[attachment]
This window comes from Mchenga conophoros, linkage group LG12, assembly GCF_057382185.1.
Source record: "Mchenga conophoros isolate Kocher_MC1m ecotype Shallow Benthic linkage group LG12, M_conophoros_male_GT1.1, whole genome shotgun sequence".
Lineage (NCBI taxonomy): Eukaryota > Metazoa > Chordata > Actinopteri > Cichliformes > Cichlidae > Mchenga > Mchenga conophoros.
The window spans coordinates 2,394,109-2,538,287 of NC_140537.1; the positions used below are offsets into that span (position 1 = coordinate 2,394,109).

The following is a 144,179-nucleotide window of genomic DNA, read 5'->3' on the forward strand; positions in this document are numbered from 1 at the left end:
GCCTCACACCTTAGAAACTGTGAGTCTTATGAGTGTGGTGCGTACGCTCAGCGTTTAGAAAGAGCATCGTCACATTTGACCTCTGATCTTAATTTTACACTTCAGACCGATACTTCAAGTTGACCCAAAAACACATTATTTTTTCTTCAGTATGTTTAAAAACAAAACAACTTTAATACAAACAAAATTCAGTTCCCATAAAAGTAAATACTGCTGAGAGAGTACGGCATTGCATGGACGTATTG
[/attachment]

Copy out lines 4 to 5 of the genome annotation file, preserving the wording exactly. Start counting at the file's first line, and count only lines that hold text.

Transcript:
The window spans coordinates 2,394,109-2,538,287 of NC_140537.1; the positions used below are offsets into that span (position 1 = coordinate 2,394,109).

The following is a 144,179-nucleotide window of genomic DNA, read 5'->3' on the forward strand; positions in this document are numbered from 1 at the left end: